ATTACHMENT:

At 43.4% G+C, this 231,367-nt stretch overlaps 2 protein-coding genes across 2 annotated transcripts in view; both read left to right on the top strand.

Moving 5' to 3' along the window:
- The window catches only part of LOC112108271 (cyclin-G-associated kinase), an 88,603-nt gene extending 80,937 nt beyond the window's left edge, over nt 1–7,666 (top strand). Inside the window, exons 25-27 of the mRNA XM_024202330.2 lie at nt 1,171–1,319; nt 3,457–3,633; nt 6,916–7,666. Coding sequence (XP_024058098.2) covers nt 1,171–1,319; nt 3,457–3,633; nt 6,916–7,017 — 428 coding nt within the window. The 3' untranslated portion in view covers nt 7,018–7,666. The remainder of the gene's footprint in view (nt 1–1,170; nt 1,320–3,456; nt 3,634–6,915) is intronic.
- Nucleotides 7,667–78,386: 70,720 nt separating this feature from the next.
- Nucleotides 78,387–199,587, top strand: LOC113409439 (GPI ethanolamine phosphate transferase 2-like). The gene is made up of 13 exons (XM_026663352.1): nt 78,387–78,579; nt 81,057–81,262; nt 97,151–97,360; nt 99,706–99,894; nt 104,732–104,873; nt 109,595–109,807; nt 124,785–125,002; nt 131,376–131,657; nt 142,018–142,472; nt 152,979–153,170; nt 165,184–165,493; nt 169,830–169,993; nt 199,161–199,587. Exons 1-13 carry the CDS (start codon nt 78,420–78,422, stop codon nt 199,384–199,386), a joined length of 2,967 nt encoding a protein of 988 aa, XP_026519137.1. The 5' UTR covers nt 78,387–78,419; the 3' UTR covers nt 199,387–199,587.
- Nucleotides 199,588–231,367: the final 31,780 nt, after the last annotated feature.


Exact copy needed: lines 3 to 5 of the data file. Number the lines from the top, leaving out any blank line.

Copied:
- The window catches only part of LOC112108271 (cyclin-G-associated kinase), an 88,603-nt gene extending 80,937 nt beyond the window's left edge, over nt 1–7,666 (top strand). Inside the window, exons 25-27 of the mRNA XM_024202330.2 lie at nt 1,171–1,319; nt 3,457–3,633; nt 6,916–7,666. Coding sequence (XP_024058098.2) covers nt 1,171–1,319; nt 3,457–3,633; nt 6,916–7,017 — 428 coding nt within the window. The 3' untranslated portion in view covers nt 7,018–7,666. The remainder of the gene's footprint in view (nt 1–1,170; nt 1,320–3,456; nt 3,634–6,915) is intronic.
- Nucleotides 7,667–78,386: 70,720 nt separating this feature from the next.
- Nucleotides 78,387–199,587, top strand: LOC113409439 (GPI ethanolamine phosphate transferase 2-like). The gene is made up of 13 exons (XM_026663352.1): nt 78,387–78,579; nt 81,057–81,262; nt 97,151–97,360; nt 99,706–99,894; nt 104,732–104,873; nt 109,595–109,807; nt 124,785–125,002; nt 131,376–131,657; nt 142,018–142,472; nt 152,979–153,170; nt 165,184–165,493; nt 169,830–169,993; nt 199,161–199,587. Exons 1-13 carry the CDS (start codon nt 78,420–78,422, stop codon nt 199,384–199,386), a joined length of 2,967 nt encoding a protein of 988 aa, XP_026519137.1. The 5' UTR covers nt 78,387–78,419; the 3' UTR covers nt 199,387–199,587.